Referring now to FIG. 5, a rear view of the present invention exposes an alarm box 50 and a triggering system, generally referred to as 24. The invention is shown in its fully collapsed position. The alarm box 50 houses a conventional alarm system with a signalling button accessible from the inside of the bed. After an occupant has been secured within the collapsed bed, the alarm box 50 will be positioned near his or her head. The alarm box 50 may also contain items necessary for survival within the bed, such as non-perishable food, water, and a first aid kit. All of the contents of the alarm box are accessible from the inside of the lower bed portion. An exploded view of the triggering system 24 is shown in FIG. 6.

Referring now to FIG. 6, the triggering system of the present invention is specifically comprised of a narrow ledge 25, a weight 26, a rope 27, three rope pivots 28, 29, and 30, a vertical lever 31, a trigger piece 32, and a lever pivot 33. The weight 26 rests on the narrow ledge 25 which extends inwardly from the rear, left leg 16 of the bed. The rope 27 is attached at one end to the weight 26 and is looped around the three rope pivots 28, 29, and 30, being attached at its other end to the bottom of the vertical lever 31. The vertical lever 31 is attached near its upper end to the lever pivot 33. The trigger piece 32 rests against and outwardly applies pressure to the top of the vertical lever 31.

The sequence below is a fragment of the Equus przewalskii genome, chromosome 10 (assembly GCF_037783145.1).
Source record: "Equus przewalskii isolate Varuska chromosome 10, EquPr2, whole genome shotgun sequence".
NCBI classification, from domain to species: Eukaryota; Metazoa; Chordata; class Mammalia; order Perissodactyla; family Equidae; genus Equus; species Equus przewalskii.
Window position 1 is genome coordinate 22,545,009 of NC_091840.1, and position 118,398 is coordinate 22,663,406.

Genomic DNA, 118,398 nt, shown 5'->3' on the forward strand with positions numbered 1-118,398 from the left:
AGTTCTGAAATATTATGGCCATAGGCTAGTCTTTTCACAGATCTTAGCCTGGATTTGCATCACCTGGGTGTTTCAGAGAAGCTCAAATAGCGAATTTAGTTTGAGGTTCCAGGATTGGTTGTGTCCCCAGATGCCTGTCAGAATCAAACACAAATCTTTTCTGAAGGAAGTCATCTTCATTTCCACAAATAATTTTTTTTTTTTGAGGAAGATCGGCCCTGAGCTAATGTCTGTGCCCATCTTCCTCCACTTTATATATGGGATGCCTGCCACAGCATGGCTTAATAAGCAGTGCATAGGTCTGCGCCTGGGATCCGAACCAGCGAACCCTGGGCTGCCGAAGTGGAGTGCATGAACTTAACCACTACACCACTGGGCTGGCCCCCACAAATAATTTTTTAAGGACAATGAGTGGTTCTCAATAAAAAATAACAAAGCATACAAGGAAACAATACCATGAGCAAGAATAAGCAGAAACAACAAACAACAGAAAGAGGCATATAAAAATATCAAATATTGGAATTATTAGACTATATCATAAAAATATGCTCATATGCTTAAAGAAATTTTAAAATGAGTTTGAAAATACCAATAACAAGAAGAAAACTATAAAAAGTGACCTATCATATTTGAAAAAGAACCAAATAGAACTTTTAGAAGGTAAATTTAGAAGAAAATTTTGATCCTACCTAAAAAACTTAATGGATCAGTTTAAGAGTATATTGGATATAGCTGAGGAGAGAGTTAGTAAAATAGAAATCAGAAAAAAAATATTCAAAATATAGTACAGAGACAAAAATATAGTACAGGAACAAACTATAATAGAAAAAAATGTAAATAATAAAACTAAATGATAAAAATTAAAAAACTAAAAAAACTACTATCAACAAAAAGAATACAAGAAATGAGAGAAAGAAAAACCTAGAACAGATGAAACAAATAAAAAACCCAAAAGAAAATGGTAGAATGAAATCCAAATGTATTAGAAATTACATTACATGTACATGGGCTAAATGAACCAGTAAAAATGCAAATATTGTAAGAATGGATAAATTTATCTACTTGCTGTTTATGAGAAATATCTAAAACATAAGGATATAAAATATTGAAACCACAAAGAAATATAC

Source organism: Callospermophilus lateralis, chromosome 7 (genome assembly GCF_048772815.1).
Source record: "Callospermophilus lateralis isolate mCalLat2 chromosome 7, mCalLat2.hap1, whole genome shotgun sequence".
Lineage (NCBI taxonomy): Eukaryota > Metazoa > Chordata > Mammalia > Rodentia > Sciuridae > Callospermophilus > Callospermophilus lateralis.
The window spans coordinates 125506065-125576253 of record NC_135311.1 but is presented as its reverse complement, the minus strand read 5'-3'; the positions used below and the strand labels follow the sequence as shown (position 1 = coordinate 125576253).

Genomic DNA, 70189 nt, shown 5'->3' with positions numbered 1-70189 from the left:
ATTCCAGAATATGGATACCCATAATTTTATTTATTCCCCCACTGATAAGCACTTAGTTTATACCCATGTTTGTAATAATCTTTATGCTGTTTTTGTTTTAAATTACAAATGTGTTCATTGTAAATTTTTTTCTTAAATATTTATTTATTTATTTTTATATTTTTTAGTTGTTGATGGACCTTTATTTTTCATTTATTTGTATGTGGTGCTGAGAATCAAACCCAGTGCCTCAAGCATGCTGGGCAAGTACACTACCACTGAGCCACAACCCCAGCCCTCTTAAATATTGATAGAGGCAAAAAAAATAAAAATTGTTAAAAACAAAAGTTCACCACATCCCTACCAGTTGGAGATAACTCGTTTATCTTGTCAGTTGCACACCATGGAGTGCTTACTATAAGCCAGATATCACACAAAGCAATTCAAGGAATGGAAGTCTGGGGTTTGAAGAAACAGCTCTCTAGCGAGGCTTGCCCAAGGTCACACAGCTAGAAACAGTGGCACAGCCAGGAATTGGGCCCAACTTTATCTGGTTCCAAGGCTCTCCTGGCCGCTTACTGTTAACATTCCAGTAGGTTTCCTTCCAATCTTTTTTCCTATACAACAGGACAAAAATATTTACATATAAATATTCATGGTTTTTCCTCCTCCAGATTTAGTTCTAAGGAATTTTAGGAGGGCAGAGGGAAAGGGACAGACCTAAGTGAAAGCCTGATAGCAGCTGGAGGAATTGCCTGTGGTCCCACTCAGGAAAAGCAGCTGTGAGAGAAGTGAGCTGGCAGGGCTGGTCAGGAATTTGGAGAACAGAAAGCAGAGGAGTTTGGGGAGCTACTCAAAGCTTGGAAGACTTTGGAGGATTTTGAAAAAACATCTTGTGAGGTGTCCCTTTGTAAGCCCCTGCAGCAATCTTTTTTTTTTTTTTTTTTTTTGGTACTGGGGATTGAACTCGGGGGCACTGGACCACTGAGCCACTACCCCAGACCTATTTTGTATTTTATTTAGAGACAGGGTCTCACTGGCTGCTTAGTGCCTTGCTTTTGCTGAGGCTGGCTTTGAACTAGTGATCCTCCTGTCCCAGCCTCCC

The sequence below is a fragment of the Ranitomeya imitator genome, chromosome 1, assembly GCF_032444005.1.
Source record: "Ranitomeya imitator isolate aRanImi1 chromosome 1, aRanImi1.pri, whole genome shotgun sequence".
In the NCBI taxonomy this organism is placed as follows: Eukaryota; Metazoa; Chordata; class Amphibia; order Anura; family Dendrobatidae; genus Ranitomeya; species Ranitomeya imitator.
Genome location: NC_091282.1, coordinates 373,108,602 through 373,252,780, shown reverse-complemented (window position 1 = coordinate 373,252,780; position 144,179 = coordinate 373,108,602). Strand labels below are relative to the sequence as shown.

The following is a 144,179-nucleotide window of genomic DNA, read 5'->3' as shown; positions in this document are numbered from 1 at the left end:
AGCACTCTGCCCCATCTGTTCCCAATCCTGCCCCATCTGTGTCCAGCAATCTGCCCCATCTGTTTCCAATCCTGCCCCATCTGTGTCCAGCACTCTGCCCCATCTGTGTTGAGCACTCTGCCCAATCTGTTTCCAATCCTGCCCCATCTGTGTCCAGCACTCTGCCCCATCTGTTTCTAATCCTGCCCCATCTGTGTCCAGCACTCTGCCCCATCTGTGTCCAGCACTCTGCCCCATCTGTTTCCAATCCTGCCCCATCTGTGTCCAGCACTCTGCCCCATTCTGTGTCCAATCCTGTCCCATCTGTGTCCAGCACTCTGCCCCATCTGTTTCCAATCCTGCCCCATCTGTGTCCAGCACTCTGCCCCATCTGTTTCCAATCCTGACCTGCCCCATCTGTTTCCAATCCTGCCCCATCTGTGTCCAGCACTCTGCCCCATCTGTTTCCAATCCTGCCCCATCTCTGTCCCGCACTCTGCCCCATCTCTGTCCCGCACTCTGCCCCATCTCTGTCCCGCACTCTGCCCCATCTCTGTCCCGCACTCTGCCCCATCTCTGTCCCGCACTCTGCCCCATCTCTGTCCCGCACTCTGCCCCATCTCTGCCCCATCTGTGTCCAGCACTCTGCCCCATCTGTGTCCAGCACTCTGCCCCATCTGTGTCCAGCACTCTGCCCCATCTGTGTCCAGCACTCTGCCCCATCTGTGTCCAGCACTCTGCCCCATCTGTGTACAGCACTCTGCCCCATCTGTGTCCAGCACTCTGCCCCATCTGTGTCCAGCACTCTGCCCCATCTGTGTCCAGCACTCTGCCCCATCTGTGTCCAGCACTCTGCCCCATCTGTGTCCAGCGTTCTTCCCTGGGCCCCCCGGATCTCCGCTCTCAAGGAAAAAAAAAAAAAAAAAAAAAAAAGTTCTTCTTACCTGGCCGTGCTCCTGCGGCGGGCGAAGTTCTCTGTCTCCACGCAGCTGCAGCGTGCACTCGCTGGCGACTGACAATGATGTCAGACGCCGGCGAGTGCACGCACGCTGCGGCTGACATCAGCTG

In the event of an earthquake, the inherent movement of the earthquake causes the weight 26 to fall off of the narrow ledge 25. As the weight 26 falls to the ground, it pulls the rope 27 down with it. As the rope 27 is pulled around the three rope pivots 28, 29, and 30, its other end simultaneously pulls the bottom of the vertical lever 31, causing the vertical lever 31 to pivot around the lever pivot 33. Thus, as the bottom of the vertical lever 31 is pulled to the right, the top of the vertical lever 31 moves to the left, thereby releasing the trigger piece 32. This action is shown in detail in FIG. 6a. A ball bearing 34 protrudes from the side of the top of the vertical lever 31 which contacts the trigger piece 32, thereby reducing the friction between the vertical lever 31 and the trigger piece 32.

The effect of the triggering system described above is shown in FIG. 7. FIG. 7a shows the state of the mattress support 12 before the lever 31 has been moved. FIG. 7b shows the state of the mattress support 12 after the lever 31 has been moved.